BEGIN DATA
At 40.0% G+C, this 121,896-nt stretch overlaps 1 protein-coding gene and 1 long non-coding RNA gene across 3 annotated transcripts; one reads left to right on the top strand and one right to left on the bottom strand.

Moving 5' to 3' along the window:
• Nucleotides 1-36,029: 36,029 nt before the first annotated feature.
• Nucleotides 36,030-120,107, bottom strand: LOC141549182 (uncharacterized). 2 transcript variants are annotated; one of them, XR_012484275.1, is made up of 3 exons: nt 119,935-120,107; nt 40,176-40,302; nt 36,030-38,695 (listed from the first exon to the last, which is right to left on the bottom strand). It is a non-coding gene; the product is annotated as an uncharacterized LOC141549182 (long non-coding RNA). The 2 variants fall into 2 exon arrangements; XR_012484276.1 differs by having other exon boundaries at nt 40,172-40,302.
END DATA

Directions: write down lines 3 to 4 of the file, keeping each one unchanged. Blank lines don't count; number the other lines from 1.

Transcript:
• Nucleotides 1-36,029: 36,029 nt before the first annotated feature.
• Nucleotides 36,030-120,107, bottom strand: LOC141549182 (uncharacterized). 2 transcript variants are annotated; one of them, XR_012484275.1, is made up of 3 exons: nt 119,935-120,107; nt 40,176-40,302; nt 36,030-38,695 (listed from the first exon to the last, which is right to left on the bottom strand). It is a non-coding gene; the product is annotated as an uncharacterized LOC141549182 (long non-coding RNA). The 2 variants fall into 2 exon arrangements; XR_012484276.1 differs by having other exon boundaries at nt 40,172-40,302.